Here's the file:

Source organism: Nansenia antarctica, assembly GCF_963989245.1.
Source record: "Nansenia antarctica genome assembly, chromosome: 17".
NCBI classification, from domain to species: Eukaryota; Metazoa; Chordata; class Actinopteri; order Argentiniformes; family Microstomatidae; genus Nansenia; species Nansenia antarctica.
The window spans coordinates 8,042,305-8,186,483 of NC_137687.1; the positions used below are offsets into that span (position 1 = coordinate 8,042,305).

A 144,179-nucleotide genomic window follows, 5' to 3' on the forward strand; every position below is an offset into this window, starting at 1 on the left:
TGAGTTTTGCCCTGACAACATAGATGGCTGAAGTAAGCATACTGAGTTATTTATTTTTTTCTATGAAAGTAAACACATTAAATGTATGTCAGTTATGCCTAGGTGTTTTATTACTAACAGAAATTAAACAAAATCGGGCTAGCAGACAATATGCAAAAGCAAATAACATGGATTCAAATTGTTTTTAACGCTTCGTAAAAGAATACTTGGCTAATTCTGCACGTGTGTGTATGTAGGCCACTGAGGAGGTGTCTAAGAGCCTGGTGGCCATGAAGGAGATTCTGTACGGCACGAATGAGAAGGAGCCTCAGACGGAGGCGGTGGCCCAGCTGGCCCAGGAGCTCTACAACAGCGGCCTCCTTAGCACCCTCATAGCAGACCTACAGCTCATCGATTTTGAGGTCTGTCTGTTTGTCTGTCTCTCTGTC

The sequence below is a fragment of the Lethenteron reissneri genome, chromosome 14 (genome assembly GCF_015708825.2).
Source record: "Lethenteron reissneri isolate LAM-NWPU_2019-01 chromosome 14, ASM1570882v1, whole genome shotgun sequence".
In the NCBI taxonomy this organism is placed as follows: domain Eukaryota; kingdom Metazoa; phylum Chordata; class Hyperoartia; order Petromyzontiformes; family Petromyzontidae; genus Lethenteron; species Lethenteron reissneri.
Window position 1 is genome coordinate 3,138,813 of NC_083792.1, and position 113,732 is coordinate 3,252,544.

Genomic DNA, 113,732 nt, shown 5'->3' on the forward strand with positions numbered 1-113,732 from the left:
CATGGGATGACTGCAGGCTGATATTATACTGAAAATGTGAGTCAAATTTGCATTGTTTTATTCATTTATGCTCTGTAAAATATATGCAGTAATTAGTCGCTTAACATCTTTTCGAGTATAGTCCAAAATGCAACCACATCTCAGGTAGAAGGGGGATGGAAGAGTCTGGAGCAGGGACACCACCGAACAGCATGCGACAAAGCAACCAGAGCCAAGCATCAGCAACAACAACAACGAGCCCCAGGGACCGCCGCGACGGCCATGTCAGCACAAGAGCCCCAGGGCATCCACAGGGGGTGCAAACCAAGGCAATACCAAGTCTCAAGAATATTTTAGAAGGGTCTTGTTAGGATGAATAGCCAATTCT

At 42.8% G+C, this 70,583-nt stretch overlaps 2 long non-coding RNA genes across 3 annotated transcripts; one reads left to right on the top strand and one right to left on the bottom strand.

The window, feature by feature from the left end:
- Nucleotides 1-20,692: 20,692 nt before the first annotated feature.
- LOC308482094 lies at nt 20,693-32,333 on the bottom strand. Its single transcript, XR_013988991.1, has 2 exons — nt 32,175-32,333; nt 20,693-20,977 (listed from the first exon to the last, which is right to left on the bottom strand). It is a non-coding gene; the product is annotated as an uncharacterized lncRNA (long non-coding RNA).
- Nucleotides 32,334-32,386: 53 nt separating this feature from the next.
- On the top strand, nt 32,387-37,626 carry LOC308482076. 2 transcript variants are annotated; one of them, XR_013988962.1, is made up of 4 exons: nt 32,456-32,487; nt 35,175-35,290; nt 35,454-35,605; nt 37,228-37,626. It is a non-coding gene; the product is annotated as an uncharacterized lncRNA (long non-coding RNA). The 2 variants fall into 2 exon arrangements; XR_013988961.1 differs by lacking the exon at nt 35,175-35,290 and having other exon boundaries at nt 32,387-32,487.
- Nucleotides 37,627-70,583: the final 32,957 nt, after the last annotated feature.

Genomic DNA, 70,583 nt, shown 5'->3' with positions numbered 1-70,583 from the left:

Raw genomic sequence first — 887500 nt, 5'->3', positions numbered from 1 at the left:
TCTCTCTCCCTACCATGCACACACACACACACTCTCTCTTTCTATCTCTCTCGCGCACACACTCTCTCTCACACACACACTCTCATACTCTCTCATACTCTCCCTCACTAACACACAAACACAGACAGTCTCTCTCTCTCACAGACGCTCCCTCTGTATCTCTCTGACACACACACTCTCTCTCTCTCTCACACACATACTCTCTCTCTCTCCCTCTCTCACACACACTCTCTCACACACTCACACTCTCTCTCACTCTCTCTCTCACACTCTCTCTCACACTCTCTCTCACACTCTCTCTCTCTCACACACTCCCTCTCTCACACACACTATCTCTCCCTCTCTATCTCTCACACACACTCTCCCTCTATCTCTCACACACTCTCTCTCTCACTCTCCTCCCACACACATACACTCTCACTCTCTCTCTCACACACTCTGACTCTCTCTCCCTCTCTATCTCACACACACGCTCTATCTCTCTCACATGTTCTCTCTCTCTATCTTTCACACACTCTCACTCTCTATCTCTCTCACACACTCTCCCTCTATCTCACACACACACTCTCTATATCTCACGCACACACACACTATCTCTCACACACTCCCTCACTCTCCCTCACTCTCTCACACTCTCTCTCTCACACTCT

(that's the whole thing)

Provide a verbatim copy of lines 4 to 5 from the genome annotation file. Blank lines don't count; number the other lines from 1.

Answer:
The window spans coordinates 8,042,305-8,186,483 of NC_137687.1; the positions used below are offsets into that span (position 1 = coordinate 8,042,305).

A 144,179-nucleotide genomic window follows, 5' to 3' on the forward strand; every position below is an offset into this window, starting at 1 on the left: